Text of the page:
Even if you have only a rudimentary knowledge of Daniel Johnston, you’re still probably well aware of his struggle with mental illness and bipolar disorder. While such an affliction does have an impact on Johnston’s unusual underground icon status, it rarely defines his music. Johnston’s endearingly lo-fi classic, “Hi, How Are You,” and an overwhelming bulk of his cassette catalogue (frequently passed out by Johnston himself during his time the mid-1980s Austin scene) pack a punch with pure honesty and a heavy coating of appealing innocence. Johnston’s high-pitched, child-like quiver would be deemed “unlistenable” to the majority of classically trained ears, but when it’s performed in conjunction with his altruistic love of rock ‘n’ roll, it’s kind of like having a portal into the mind of your 9-year-old, just-discovered-music self. Critics have cited Johnston as only appealing to hipsters looking to take advantage of the vague profundity of his illness, and as possessing zero production values (admittedly, some of his early songs sound like they were recorded with a Talkboy), but it’s Johnston’s songwriting that’s kept him beloved, the majority of which is immensely clever and as melodically rewarding as the bands he grew up adoring. (Andy Seifert)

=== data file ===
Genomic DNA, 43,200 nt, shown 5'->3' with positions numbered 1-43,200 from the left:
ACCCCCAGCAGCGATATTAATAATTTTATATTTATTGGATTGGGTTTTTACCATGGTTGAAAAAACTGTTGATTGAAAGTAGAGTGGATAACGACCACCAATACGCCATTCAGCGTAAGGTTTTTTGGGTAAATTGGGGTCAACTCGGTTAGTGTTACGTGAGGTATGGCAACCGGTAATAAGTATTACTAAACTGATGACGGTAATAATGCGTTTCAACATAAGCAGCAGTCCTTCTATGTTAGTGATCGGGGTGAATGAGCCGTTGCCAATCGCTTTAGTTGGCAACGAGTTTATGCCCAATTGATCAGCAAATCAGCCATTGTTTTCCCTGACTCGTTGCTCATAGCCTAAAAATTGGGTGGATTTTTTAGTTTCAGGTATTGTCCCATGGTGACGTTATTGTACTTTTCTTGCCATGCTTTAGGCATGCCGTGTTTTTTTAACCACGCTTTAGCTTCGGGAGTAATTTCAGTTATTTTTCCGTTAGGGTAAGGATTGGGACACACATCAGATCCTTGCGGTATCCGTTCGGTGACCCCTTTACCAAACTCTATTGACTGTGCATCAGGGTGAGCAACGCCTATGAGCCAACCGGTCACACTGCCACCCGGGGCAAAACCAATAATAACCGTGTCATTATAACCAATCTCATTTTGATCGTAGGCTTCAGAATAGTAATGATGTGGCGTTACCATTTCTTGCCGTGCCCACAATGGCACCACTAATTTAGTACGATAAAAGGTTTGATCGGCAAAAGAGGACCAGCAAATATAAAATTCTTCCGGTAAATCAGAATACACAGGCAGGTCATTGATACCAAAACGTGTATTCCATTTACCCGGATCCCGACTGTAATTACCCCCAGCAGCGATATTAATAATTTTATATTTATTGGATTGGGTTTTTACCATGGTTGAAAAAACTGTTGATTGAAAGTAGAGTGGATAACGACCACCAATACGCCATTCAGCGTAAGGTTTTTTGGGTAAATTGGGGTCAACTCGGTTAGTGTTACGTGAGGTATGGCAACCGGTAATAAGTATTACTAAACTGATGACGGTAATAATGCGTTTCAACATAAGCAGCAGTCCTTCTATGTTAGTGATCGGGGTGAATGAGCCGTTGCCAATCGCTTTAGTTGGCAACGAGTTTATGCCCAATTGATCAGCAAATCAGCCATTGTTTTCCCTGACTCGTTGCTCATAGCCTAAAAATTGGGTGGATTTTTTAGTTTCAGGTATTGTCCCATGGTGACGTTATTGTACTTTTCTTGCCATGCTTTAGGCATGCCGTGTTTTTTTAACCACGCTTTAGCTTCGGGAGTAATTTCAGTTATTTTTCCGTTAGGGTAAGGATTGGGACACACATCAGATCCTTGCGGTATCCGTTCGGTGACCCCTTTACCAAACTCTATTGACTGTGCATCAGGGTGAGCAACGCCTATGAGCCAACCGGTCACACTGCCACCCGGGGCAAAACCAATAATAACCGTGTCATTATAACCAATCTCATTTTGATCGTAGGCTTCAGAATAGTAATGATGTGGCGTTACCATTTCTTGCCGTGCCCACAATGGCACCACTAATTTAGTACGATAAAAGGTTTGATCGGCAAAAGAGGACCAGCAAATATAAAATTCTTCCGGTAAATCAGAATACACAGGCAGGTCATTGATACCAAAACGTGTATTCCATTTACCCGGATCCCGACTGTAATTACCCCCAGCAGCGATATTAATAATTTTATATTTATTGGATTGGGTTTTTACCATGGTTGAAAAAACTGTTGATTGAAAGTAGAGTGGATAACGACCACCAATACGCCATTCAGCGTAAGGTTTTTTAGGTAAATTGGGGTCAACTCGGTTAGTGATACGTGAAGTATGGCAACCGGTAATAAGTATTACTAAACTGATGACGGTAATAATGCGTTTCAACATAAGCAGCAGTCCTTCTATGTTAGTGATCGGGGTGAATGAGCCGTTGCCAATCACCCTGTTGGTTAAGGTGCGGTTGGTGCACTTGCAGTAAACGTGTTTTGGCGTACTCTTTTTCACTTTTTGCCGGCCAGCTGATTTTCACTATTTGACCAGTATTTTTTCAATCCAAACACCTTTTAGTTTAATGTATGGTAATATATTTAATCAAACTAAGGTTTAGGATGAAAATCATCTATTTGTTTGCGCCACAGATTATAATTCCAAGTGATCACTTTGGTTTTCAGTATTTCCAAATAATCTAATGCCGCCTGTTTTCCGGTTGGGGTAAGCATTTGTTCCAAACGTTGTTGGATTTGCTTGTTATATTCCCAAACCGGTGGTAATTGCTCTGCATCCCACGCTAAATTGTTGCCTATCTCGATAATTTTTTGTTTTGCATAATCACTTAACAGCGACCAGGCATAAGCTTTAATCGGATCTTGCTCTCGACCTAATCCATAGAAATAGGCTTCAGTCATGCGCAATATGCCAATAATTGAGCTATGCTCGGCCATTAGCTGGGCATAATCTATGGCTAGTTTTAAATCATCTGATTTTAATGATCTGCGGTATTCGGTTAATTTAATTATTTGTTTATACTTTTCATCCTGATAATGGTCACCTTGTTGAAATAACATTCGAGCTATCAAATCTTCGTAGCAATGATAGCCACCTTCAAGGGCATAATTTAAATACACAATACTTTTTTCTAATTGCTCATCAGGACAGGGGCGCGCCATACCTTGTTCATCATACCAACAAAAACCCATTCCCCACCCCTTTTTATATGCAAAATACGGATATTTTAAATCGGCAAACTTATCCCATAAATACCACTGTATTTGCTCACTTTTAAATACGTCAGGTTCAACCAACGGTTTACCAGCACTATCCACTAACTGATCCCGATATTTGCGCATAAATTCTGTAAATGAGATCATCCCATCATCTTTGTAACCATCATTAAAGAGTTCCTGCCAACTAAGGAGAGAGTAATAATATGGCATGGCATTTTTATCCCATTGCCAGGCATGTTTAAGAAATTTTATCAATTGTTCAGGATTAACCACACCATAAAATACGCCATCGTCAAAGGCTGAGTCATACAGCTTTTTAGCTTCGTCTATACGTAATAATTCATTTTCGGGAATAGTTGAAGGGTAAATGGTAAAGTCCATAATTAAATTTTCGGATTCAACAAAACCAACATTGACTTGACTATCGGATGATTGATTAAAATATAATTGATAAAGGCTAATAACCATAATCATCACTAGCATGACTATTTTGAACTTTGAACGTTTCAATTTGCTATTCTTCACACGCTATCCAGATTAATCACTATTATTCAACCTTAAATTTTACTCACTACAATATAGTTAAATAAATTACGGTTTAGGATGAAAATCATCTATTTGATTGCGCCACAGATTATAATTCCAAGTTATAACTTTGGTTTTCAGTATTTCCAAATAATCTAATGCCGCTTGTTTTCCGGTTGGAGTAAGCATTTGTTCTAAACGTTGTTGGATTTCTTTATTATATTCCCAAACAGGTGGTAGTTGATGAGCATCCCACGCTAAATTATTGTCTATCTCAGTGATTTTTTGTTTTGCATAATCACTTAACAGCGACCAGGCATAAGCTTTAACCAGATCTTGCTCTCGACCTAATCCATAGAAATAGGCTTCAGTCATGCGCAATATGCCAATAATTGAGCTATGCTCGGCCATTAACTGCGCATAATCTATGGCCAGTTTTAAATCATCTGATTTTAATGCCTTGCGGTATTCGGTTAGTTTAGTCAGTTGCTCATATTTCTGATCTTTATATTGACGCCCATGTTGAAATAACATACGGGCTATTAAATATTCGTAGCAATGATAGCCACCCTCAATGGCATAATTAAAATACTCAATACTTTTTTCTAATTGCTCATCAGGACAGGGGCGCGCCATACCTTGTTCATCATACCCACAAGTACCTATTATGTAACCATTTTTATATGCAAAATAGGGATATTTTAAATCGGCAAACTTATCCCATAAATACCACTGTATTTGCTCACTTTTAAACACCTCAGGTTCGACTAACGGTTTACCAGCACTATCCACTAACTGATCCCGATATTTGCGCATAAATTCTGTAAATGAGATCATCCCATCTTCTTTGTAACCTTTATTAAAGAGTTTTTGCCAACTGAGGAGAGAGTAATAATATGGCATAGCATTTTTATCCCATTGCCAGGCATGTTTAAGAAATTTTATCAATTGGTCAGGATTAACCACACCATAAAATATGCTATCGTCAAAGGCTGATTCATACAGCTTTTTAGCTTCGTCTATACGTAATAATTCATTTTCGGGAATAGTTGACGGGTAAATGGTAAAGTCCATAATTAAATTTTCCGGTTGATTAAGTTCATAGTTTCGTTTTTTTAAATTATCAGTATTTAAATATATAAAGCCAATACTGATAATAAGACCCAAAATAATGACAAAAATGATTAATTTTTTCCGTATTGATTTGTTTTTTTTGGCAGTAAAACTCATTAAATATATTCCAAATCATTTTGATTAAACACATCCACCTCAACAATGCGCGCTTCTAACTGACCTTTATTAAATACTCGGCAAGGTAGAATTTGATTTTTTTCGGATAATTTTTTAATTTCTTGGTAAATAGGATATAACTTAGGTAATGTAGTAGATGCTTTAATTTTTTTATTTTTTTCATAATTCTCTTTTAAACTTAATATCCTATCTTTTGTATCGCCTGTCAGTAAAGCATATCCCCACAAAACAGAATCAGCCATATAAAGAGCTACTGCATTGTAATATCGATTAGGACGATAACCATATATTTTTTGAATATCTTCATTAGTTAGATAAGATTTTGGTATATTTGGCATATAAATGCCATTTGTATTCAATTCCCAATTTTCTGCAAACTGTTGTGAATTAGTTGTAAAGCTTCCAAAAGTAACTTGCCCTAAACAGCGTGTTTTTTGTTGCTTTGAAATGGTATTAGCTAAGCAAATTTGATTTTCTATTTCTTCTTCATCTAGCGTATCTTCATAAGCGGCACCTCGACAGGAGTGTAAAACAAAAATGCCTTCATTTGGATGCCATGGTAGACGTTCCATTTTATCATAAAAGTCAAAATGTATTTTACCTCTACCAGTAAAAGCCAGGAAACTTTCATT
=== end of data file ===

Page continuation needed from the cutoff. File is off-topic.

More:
August 15 at Metro, 3730 N. Clark, (773)549-0203, 9pm. $20.